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Russell Jackson

Russell Jackson was born in 1947 in Auckland.  He comes from a family of artists including his father, Case Jackson, who was a useful model for the possibility of art as a future profession.   As a youngster, Russell was exposed early to the visual arts community – from Keith Patterson to Colin McCahon. 

Jackson studied Art History at Auckland University and Graphic Arts at the Auckland University of Technology, from 1968 – 71.   He learnt lithography at the Elam Art School and did etching classes under Carole Shepheard and Rodney Fumpston.  Following a short time as a graphic artist, (for example, designing stamps), he has been a full time painter for 30 years. 

Russell Jackson draws his subject matter from his interest in ornithology and archaeology.  He is especially known for his coastal landscapes and birdlife rendered with a particularly New Zealand feel, in enamel paint.   Peter Webb has described him as “the most important naturalist painter in New Zealand.”  Jackson says, “My landscapes are affirmative and pleasurable, rather than revolutionary.  I speak directly to my audience, confirming the fact of place and living things in the World.  The art critic for “Art New Zealand”, John Daly-Peoples, calls me a “green artist”, e.g. my series “The Ascension of Trees”.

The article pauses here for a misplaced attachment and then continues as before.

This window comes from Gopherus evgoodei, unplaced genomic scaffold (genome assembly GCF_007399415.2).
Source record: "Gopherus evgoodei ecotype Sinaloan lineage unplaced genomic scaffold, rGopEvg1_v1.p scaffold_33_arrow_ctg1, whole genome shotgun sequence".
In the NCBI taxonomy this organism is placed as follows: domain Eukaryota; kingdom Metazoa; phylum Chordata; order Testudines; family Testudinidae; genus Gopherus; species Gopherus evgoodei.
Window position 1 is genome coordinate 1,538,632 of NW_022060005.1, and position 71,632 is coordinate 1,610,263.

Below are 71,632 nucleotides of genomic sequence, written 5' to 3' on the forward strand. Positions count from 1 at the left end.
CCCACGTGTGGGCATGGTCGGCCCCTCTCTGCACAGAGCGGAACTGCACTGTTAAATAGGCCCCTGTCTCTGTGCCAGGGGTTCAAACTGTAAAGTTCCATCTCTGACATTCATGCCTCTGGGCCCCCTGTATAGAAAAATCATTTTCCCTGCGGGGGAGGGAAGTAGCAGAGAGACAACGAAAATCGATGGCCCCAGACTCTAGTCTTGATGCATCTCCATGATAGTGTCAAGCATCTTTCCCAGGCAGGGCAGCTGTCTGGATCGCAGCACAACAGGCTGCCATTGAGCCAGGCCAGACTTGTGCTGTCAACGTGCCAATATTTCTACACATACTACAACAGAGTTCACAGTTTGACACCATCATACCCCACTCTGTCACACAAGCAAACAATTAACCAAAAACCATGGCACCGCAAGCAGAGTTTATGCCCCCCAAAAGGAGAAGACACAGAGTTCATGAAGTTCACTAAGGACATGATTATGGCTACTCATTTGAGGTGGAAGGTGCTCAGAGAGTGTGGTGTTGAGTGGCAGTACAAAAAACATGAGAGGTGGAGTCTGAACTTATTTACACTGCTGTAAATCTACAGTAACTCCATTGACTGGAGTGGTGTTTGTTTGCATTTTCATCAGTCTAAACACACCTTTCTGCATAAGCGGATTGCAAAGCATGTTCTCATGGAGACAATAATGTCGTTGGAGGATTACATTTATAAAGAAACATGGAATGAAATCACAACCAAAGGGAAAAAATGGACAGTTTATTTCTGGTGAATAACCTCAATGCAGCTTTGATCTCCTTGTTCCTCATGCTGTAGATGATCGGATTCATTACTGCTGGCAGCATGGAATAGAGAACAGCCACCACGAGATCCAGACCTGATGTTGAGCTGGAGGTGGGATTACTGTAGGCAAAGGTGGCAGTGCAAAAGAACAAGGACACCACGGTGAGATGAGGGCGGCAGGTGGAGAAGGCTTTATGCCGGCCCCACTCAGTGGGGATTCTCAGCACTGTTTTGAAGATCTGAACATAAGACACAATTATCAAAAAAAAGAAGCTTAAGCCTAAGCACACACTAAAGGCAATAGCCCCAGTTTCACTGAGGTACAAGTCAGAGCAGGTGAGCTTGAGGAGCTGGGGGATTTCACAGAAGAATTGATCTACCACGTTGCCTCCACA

“I move between the figurative and the abstract and from the pictorial to picture plane.   To me, they are just different modes of expression.  Half my painting life has been refining and tightening.  Now my work is increasingly loose, open to chance and painterly gesture, e.g. my series “The King is Dead,” featuring animal-head Egyptian gods.  After 20 years in the bush environment of Auckland’s Titirangi, I’ve moved my studio into an old church, I’ve had renovated, in the middle of town.”

'Tern - Whananaki', enamel and oil on board, 500mm x 600mm  SOLD